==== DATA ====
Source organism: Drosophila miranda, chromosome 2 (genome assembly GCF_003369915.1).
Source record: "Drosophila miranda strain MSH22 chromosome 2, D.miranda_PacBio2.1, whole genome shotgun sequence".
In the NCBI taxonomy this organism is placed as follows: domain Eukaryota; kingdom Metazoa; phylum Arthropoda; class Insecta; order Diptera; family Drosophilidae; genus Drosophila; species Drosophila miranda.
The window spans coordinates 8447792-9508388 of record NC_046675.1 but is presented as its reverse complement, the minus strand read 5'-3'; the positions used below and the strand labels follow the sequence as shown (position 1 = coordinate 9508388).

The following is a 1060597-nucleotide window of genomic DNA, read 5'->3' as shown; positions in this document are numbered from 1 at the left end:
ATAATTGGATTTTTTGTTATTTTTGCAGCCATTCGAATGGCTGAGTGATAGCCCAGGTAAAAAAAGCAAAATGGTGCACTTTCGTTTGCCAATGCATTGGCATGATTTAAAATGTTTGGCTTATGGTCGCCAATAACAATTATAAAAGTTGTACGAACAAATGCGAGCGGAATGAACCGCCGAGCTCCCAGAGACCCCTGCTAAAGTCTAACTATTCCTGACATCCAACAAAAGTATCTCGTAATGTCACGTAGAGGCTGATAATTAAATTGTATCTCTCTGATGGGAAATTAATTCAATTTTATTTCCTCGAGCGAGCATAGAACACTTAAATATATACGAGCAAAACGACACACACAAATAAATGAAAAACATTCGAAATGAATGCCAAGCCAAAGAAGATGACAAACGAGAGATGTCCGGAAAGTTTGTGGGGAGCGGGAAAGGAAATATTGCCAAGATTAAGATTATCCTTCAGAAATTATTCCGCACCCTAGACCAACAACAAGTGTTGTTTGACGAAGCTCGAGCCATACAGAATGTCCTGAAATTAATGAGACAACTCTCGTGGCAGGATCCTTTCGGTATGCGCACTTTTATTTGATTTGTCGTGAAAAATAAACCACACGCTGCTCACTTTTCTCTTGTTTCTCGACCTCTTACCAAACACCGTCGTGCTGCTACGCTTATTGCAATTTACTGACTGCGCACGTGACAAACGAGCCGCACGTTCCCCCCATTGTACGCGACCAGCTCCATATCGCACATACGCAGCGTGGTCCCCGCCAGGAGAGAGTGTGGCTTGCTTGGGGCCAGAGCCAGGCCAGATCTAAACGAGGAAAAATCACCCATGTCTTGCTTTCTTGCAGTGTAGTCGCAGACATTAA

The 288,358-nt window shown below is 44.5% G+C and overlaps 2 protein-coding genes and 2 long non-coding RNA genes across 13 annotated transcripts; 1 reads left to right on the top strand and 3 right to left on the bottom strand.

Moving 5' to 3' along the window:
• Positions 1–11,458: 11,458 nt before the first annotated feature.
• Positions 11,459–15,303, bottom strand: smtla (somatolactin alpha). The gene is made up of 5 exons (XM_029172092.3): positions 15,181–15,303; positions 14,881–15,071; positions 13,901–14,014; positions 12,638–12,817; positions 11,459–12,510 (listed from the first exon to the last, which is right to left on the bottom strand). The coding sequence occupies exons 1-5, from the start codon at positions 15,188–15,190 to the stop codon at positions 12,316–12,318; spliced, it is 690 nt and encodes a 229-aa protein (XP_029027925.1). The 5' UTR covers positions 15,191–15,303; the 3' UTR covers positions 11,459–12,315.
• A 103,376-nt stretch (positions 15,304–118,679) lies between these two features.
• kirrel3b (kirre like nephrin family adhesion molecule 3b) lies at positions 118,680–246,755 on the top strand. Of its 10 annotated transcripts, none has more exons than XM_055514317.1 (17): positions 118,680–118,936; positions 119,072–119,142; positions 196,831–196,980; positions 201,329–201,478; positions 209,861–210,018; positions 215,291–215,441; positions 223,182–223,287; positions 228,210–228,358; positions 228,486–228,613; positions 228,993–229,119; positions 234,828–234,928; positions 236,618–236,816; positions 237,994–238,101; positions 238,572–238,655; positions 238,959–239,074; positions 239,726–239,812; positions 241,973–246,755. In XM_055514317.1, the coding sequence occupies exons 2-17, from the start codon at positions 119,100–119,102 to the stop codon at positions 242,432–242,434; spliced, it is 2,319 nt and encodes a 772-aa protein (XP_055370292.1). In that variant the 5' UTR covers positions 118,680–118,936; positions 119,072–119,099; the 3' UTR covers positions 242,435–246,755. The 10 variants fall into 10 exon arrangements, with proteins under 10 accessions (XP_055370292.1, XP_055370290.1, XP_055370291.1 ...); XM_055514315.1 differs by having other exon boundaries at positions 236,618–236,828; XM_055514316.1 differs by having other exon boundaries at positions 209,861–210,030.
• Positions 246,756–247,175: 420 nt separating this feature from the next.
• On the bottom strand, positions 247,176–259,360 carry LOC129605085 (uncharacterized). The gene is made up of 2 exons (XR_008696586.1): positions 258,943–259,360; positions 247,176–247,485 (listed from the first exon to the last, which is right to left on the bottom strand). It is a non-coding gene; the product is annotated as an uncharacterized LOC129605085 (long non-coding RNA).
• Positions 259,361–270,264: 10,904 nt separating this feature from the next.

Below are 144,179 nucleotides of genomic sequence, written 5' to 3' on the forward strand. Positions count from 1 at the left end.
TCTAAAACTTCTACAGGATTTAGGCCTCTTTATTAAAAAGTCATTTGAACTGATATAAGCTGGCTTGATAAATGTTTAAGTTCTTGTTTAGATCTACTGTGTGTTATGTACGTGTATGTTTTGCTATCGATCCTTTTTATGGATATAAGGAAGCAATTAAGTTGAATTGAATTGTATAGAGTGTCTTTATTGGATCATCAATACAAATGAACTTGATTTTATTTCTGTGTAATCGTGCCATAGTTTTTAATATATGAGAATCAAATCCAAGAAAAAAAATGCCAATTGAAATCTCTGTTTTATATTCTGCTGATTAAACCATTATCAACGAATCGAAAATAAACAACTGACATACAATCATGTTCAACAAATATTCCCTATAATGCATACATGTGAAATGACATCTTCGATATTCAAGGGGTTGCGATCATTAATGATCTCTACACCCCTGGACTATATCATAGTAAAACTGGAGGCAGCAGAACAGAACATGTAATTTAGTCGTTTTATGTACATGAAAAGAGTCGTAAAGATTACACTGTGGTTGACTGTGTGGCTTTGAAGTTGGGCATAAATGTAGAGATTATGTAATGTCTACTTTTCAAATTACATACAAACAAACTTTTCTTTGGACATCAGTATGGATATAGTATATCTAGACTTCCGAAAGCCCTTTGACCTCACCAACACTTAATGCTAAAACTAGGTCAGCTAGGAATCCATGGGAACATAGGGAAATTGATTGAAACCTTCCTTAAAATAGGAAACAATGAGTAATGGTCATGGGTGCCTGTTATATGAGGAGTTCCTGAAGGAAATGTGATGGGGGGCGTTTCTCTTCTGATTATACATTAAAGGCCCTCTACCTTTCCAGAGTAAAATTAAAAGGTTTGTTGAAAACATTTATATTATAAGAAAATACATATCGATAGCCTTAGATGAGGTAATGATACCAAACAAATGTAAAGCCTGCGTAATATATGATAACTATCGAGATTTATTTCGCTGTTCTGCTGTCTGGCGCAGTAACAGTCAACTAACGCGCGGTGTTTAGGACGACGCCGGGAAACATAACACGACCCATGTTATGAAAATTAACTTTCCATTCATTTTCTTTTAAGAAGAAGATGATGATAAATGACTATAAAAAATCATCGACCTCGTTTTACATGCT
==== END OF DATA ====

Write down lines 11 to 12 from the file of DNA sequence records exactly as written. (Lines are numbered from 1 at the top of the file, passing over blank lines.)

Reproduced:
• A 103,376-nt stretch (positions 15,304–118,679) lies between these two features.
• kirrel3b (kirre like nephrin family adhesion molecule 3b) lies at positions 118,680–246,755 on the top strand. Of its 10 annotated transcripts, none has more exons than XM_055514317.1 (17): positions 118,680–118,936; positions 119,072–119,142; positions 196,831–196,980; positions 201,329–201,478; positions 209,861–210,018; positions 215,291–215,441; positions 223,182–223,287; positions 228,210–228,358; positions 228,486–228,613; positions 228,993–229,119; positions 234,828–234,928; positions 236,618–236,816; positions 237,994–238,101; positions 238,572–238,655; positions 238,959–239,074; positions 239,726–239,812; positions 241,973–246,755. In XM_055514317.1, the coding sequence occupies exons 2-17, from the start codon at positions 119,100–119,102 to the stop codon at positions 242,432–242,434; spliced, it is 2,319 nt and encodes a 772-aa protein (XP_055370292.1). In that variant the 5' UTR covers positions 118,680–118,936; positions 119,072–119,099; the 3' UTR covers positions 242,435–246,755. The 10 variants fall into 10 exon arrangements, with proteins under 10 accessions (XP_055370292.1, XP_055370290.1, XP_055370291.1 ...); XM_055514315.1 differs by having other exon boundaries at positions 236,618–236,828; XM_055514316.1 differs by having other exon boundaries at positions 209,861–210,030.